- Pittman–Robertson Act is the popular name for the Federal Aid in Wildlife Restoration Act.
- Named for the senators who sponsored the bill, President Franklin Roosevelt signed the act into law in 1937.
- The act helps fund the selection, restoration, and improvement of wildlife habitat and also wildlife management research.
- Amended in 1970, the act now also funds hunter education programs and the development and operation of public target ranges.
- Funds come from an 11% federal excise tax on sporting arms, ammunition, and archery equipment, and a 10% tax on handguns. One-half of the excise tax on handguns and archery equipment is used for hunter education and target ranges. The Department of the Interior collects these funds from the manufacturers and each year distributes funding to the states and territorial areas.
- Fund distribution is based on the area of each state and its number of licensed hunters. The state covers the full amount of an approved project and then applies for reimbursement through federal aid for up to 75% of the project's expenses; the state is responsible for the other 25% of the project's cost.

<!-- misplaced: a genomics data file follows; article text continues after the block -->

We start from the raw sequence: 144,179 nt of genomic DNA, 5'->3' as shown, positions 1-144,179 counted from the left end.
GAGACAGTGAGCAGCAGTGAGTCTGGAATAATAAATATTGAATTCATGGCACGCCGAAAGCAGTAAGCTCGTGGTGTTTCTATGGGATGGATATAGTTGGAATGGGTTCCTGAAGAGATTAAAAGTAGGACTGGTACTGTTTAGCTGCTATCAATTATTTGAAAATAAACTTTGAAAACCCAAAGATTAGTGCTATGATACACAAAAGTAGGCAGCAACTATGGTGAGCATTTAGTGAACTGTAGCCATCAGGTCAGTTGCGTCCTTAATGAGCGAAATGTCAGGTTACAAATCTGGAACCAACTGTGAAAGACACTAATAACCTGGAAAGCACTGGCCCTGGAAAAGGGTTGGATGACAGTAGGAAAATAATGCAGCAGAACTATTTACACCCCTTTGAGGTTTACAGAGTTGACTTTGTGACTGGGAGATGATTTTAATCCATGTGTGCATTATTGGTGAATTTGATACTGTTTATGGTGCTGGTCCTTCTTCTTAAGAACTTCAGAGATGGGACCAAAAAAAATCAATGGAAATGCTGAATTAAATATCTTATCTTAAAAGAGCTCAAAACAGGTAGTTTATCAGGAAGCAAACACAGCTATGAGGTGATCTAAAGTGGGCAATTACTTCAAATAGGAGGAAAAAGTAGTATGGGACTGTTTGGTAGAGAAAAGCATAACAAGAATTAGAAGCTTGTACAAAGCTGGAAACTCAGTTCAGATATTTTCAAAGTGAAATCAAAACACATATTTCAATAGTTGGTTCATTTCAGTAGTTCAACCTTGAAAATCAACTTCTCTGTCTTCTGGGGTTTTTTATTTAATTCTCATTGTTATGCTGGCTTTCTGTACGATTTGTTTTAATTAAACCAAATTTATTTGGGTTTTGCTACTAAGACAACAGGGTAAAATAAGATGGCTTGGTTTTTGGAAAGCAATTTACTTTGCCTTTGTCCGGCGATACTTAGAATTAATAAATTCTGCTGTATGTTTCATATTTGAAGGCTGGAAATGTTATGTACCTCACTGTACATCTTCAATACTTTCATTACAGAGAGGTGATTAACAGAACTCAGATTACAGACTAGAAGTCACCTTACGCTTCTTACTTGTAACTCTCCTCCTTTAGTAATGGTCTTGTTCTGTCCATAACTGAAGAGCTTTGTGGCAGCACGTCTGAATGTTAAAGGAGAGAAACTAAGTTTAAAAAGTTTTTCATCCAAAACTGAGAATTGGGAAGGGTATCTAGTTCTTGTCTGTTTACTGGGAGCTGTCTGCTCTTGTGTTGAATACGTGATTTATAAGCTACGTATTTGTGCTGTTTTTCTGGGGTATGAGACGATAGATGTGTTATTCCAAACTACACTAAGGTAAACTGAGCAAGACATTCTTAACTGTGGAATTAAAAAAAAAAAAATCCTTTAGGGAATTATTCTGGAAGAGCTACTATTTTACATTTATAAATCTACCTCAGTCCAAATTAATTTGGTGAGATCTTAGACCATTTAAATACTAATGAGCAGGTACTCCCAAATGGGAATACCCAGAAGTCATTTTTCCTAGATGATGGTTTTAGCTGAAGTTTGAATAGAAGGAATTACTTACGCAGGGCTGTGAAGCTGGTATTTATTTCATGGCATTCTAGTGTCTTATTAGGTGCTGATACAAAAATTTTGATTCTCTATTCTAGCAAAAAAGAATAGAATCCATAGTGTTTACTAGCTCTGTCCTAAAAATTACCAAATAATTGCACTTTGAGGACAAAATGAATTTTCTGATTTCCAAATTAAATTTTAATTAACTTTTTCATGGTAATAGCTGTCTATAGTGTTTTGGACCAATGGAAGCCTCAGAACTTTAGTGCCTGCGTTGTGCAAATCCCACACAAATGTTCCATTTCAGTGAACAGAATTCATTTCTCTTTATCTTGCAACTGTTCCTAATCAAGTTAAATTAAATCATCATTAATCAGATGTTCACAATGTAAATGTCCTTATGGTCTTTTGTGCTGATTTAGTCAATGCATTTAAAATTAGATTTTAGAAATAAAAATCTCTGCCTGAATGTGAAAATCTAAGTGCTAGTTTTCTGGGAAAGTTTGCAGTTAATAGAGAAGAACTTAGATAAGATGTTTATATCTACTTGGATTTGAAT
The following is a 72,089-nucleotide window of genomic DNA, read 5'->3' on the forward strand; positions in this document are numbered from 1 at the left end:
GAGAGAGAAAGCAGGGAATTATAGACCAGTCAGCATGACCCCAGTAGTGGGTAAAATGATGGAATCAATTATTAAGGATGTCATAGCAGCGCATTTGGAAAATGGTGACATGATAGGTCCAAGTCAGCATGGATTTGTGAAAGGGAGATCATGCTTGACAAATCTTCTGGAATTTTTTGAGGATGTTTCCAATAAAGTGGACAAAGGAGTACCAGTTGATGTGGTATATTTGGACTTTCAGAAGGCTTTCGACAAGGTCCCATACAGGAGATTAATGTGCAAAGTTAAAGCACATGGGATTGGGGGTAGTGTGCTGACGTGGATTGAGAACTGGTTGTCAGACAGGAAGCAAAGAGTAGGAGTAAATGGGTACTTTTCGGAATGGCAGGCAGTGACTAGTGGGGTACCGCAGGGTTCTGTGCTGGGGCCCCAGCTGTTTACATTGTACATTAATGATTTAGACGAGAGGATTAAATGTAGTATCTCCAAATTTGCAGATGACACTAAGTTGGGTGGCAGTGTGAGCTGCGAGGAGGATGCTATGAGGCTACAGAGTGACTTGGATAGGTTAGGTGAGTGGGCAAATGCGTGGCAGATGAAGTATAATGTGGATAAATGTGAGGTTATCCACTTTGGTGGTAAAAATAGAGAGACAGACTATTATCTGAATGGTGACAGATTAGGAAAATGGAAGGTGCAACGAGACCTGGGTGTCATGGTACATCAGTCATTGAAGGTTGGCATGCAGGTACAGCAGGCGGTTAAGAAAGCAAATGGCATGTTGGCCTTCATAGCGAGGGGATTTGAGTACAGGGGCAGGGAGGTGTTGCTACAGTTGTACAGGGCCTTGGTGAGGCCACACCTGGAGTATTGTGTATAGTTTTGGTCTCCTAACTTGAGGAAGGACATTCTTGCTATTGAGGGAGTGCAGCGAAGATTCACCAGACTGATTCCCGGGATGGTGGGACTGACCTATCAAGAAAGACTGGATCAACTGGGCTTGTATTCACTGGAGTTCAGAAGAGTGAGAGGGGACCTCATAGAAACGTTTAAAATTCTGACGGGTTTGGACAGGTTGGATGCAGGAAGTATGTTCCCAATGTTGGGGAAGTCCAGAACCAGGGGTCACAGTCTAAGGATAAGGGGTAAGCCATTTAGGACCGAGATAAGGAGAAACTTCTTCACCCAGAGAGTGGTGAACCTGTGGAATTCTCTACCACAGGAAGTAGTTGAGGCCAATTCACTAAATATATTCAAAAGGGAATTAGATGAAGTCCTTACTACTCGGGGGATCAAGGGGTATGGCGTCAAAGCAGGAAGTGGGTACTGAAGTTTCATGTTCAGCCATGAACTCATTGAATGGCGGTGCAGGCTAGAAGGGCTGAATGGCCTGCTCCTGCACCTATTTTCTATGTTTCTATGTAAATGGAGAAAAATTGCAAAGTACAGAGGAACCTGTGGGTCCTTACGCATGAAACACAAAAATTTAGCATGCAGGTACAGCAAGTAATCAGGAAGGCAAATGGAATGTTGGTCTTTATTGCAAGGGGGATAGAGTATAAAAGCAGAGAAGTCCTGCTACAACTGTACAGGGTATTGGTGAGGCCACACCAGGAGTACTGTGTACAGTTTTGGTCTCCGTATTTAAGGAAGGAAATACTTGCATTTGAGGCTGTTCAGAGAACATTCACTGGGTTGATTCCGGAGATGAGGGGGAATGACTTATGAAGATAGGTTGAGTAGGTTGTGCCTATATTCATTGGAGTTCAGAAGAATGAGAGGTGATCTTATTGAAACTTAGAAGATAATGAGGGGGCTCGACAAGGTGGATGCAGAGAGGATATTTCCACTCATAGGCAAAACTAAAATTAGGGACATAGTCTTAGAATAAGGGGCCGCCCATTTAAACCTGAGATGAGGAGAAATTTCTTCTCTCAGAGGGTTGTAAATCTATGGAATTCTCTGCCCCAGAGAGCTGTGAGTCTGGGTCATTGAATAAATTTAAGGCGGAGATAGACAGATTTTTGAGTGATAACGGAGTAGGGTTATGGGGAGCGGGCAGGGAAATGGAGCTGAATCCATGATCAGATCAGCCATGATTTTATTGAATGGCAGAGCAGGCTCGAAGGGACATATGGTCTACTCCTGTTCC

- Non-hunting nature lovers equally benefit from this funding since it supports the management of wildlife areas and wetlands as well as game and non-game wildlife.
- "Robertson's 29 words" are a clause in the act's language to prevent states from diverting license fees paid by hunters away from their intended purpose:"... And which shall include a prohibition against the diversion of license fees paid by hunters for any other purpose than the administration of said State fish and game department…."